As the summer slowly starts to creep our way, that means time to get out and collect some data to answer my question: Do bats use social calls to attract each other to roost sites? I will be testing this in three different locations, using a small wooden bat box, an infrared camera and an ultrasound loudspeaker. After installing the bat box, I will monitor nightly bat activity using both a bat detector and infrared video for two consecutive nights. After these initial “control” nights, I will broadcast different bat calls from the box: Yuma Myotis echolocation call, Yuma Myotis social call and Mexican Free-Tailed Bat echolocation call. I hypothesize that my bats will be most attracted to the calls (echolocation and social) of their own species, or conspecifics. Following these three playback nights, which will be monitored using infrared video to determine behavioral responses, I will again monitor nightly bat activity for two nights. This will allow me to test if bats are more attracted to a box in the nights following these acoustic cues. Bats have good memories, and are generally pretty curious, so I predict that activity around the box will be slightly higher immediately after playback nights.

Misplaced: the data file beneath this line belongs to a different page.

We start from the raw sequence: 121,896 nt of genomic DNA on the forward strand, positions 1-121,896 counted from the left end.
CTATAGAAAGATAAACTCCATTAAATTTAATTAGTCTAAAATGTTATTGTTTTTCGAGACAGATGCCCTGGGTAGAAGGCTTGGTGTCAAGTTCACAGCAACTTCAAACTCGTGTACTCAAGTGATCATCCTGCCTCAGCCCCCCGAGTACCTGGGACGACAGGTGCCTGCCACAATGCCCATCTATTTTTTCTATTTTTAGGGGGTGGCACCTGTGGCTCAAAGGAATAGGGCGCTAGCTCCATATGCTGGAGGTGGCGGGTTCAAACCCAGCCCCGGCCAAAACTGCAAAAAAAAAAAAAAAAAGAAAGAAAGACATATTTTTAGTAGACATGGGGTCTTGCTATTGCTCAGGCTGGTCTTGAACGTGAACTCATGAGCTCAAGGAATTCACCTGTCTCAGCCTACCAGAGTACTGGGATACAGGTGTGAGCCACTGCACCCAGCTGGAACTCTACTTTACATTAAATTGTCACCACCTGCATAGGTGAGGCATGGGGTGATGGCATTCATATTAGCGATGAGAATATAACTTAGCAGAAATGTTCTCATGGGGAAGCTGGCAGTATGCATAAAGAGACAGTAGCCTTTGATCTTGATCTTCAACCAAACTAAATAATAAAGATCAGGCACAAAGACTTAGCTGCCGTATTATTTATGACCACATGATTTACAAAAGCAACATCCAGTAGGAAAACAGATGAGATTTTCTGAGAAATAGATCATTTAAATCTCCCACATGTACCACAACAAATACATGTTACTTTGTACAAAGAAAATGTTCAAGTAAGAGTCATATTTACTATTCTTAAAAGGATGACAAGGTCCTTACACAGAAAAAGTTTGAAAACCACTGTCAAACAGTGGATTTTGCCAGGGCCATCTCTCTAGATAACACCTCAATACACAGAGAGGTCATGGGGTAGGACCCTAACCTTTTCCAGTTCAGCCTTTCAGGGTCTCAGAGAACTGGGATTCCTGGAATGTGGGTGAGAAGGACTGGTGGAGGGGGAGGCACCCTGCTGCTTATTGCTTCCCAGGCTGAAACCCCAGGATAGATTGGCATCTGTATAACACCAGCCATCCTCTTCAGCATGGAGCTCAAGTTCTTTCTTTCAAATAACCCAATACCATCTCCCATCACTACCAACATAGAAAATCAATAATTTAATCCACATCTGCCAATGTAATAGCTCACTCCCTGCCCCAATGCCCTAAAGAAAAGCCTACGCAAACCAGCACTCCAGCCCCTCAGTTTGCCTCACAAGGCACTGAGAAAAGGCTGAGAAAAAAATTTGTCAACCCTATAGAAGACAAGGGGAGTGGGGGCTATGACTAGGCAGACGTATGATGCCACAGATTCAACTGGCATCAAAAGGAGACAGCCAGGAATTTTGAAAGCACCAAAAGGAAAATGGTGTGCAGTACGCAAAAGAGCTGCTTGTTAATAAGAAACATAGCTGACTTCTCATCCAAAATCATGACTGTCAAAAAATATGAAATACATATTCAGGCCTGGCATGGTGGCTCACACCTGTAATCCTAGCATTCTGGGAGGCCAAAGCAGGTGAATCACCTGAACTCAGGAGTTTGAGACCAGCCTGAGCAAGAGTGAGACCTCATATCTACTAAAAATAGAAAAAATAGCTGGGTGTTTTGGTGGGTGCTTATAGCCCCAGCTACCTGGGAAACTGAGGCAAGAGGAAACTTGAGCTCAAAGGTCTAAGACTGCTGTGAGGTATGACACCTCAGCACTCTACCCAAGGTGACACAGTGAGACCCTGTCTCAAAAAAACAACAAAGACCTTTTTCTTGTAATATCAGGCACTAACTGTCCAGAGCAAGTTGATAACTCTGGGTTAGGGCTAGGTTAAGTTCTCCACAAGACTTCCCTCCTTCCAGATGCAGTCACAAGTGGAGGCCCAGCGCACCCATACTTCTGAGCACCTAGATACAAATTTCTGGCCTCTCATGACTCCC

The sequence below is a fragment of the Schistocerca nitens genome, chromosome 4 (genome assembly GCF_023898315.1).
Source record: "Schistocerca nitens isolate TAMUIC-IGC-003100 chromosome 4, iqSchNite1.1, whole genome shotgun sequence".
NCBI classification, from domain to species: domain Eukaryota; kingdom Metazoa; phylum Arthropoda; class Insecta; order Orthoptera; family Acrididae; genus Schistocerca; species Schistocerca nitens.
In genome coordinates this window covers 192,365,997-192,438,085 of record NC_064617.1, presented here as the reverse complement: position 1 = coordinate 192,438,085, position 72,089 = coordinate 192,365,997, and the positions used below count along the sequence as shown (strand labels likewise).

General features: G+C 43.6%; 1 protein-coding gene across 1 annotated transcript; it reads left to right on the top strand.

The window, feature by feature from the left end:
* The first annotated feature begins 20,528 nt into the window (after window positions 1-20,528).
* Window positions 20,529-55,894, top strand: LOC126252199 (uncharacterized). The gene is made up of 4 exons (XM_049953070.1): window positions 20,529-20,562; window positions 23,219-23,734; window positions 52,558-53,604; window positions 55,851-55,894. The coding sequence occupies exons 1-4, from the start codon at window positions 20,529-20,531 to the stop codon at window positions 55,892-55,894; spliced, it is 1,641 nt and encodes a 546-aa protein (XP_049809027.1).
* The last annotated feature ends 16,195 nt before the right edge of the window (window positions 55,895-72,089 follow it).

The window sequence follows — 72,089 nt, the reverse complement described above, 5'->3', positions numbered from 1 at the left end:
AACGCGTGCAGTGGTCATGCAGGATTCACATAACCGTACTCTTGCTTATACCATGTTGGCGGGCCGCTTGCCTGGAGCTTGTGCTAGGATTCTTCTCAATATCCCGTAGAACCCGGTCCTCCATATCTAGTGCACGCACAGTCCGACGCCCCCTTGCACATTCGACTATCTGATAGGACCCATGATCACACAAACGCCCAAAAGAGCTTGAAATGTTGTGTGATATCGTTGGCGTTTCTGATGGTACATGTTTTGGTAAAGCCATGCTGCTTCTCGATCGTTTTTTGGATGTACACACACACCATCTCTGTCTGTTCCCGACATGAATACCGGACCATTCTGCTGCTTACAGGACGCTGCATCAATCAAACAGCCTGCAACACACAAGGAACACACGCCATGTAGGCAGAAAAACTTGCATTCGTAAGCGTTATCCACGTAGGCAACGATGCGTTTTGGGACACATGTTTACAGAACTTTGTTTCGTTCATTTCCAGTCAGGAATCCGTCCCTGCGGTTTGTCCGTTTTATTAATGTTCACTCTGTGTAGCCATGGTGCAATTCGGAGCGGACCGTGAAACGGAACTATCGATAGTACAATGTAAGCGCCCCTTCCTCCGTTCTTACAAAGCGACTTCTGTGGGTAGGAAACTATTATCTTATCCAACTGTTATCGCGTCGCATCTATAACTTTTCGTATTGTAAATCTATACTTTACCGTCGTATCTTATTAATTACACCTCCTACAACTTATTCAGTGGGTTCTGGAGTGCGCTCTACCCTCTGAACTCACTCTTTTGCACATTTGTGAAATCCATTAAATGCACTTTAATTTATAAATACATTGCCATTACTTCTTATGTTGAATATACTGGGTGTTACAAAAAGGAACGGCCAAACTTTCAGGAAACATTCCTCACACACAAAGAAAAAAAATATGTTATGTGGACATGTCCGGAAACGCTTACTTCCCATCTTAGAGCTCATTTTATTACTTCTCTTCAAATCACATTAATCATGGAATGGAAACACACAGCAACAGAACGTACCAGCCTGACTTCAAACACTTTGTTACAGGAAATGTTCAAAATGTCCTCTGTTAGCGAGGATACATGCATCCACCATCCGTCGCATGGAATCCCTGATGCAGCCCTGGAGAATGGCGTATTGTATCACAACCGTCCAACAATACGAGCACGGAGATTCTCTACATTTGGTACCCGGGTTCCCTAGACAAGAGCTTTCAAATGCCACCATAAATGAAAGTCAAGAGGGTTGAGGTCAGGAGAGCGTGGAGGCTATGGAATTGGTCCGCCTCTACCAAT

So practically, what does this all mean? For approximately 6 weeks this summer, I will be living on Ramen and sleeping in a tent, lulled to sleep by the sound of various rivers. I have selected three different field sites, and will be visiting each field site twice. Each visit will last a week, the length of my data collection. Sites were selected based on the presence of a focal roost. The presence of a known roost, where I can estimate the local population of my target species (Yuma Myotis), guarantees that there will always be a stable level of bat activity. This little bit of knowledge means that if I don’t get a response to my playbacks, I can be fairly confident that it is because bats are not interested in the calls, NOT because there are no bats to hear the playbacks. When scientists test a specific hypothesis, we want to keep as many variables constant as possible. This is so that we can say with confidence if a particular outcome occurred because what we did (such as playing bat sounds), and not because of some random, unmeasured variables (area of low bat activity).
Lucky for me, the field sites I chose are beautiful places, with picturesque rivers, hills and a variety of plant and animal life. Each week, I’ll bring you my notes from the field, chronicling the ups and downs of field research.